Tobacco free campus?
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Tobacco free campus?

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The Vermont State College Board of Trustees have already decided that Johnson State College will be a tobacco-free campus by the fall of 2018, but students are invited to help decide just how that goal will be achieved.

The VSC Chancellor’s Office has recently asked each of their campuses to create student oriented implementation planning teams following the May 2016 decision to develop system-wide tobacco-free campus policies.

Creating these teams on each campus is an attempt to successfully implement the future policy. Consisting of staff, faculty, student, smoker and non-smoker representatives, teams will ask questions, show concerns and give individual input to help with the implementation plan that will deal with both smokeless and smoking tobacco products.

Michele Whitmore, the interim dean of students at JSC, will facilitate the JSC team’s effort with Sharron Scott, the dean of administration.

For JSC’s team, Whitmore says she is in search of three to five student representatives and that student participation is imperative to a successful tobacco free implementation. The time commitment for the team will consist of one to three one hour meetings this semester, followed by meetings in the spring as well.

Whitmore noted that she thinks the main focus of the teams will be on both an educational and health point of view. “It will take our entire community to help us successfully transition to a tobacco-free environment,” said Whitmore. “I imagine there will be signage throughout our campus, including at both entrances, letting visitors know that our campus is a tobacco-free environment. Cigarette dispensers will likely be removed from campus grounds.”

In April 2016, Dr. Henry Chen, commissioner for the Vermont Department of Health, gave a presentation, titled “Vermont Tobacco Free Initiative,” to the Educational Personnel Student Life subcommittee on the VSC Board of Trustees.

This presentation proved to be a key fuel for the board in passing the following motion that took place on May 26, 2016 at a full meeting: “I move that the Chancellor’s Office work with our colleges to develop a system-wide Tobacco-Free Campus Policy and implementation plan for consideration at our late fall 2016 Board meeting, with the expectation said policy would be in effect no later than the fall of 2018.”

Tobacco-free policies have been spreading across the country. According to, college and university campuses can have a large impact on tobacco cessation and prevention efforts given the very small number of people that start using tobacco beyond the traditional college-age years.

Whitmore noted that there are approximately 1,400 United States colleges and universities that have moved to being tobacco-free. Some Vermont campuses on the list are the University of Vermont, Springfield College, Albany College of Pharmacy and Health Sciences and Saint Michael’s College.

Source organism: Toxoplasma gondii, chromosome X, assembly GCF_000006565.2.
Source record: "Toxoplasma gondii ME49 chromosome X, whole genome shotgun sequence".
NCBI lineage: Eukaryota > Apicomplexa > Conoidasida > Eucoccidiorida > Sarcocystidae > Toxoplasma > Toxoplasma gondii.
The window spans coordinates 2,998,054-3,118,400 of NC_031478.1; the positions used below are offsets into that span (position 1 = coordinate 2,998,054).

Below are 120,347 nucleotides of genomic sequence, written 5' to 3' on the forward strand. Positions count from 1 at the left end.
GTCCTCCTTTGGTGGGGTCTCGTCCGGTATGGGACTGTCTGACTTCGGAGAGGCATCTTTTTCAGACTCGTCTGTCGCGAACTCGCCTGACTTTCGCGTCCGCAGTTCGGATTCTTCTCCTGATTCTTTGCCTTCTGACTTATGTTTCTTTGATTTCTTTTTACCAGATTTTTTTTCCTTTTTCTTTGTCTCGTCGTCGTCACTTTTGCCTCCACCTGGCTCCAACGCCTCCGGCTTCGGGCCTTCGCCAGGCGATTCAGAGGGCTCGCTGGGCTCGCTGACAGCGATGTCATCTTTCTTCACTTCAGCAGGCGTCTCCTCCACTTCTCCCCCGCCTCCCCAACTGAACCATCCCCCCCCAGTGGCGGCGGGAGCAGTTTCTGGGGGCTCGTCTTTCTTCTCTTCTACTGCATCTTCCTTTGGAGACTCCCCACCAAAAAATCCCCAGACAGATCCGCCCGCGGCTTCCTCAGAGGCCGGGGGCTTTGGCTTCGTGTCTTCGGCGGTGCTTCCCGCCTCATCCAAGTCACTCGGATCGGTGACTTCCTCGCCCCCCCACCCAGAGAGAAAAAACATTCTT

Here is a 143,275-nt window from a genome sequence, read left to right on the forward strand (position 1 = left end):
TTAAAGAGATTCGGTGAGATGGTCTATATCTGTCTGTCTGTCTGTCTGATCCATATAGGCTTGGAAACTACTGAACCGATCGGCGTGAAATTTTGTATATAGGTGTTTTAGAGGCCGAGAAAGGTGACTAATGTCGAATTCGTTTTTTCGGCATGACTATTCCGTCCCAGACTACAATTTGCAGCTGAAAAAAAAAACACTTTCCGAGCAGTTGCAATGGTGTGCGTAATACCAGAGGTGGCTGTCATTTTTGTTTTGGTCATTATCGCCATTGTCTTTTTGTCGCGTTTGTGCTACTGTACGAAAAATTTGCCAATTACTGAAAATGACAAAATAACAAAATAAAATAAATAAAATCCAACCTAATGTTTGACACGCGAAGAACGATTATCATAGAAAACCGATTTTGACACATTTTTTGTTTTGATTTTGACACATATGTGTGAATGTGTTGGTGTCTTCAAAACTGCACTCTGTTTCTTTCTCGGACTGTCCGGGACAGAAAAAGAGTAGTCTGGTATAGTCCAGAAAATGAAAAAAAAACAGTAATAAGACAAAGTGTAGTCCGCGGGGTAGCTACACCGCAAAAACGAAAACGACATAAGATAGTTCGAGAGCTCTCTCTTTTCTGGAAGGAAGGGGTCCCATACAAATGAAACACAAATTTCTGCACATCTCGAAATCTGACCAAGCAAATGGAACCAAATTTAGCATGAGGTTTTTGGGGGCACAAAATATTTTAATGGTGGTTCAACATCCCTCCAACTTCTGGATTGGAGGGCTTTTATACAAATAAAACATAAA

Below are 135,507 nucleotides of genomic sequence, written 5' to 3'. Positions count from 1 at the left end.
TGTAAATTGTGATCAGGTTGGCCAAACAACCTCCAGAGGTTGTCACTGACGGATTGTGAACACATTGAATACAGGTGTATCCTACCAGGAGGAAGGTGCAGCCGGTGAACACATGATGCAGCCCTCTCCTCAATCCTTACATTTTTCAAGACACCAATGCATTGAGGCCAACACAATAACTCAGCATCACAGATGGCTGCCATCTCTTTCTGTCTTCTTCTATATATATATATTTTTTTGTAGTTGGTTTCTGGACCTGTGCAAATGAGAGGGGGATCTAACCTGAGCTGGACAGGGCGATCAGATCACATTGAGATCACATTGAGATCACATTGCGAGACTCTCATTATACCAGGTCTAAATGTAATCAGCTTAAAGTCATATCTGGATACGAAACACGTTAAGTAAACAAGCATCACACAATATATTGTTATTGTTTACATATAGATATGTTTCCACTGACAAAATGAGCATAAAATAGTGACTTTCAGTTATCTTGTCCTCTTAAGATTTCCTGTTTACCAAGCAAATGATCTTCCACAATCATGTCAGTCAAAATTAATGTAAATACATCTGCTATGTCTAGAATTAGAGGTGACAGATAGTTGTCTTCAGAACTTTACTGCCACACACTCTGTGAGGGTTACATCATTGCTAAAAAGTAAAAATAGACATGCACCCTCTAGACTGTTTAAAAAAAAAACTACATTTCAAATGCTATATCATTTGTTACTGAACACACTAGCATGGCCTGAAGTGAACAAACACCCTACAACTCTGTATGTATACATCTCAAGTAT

With her lead role in the team, Whitmore believes that JSC should be obligated to provide a healthy campus environment for its community, including the elimination of smoke and exposure to secondhand smoke.

“The majority of JSC’s community members are smoke-free and have a right to breath in clean air,” said Whitmore. “Research shows that the number of smokers who initiated smoking after age 18 increased from 600,000 in 2002 to one million in 2010; therefore, colleges have a strong opportunity to create and sustain tobacco-free living for this generation.”

As for overall community reactions, Whitmore says she hopes the community will see the health benefits and the importance of working in and living in a tobacco-free environment. “While I am not a smoker myself, I can appreciate the challenges this may cause for those who smoke and absolutely want to include them in this process,” she said.

JSC junior Ben Beers noted that he will likely be done with his time at JSC when this policy goes into effect. He considers himself someone who occasionally enjoys a cigar and feels that, as long as smokers are away from the campus buildings, everything should be fine as it is now.

“I believe that a smoke free campus is just a way for the college to accommodate everyone who chooses not to use tobacco,” said Beers. “I know smoke is proven to be bad for health, but the school shouldn’t place more restrictions on their current smoking policy, which simply says that students must be certain proximities from the buildings.”

JSC junior Kate Abdel-Fatah thinks it’s a good step for the colleges to put together these teams to reassure that voices are heard, but she feels that things might be moving a little too quickly. “After hearing about the motion that was passed last month, I was a little taken back, because right now there doesn’t seem to be much on our campus that is stopping people from smoking within the current 25 feet and walking while smoking policies on campus,” says Abdel-Fatah. “I believe that we need to take additional steps before jumping right into the tobacco ban that will better regulate the current policies in preparation for the soon to come ban.”

For more information on the imposed VSC policy, and the JSC implementation team, Whitmore is encouraging students to contact her or speak with a member of the JSC or VSC Student Government Associations.

To get into contact with Whitmore regarding this topic, or inquire about the JSC implementation team, you can visit her office in Dewey Hall, email her at or call at (802) 635-1200.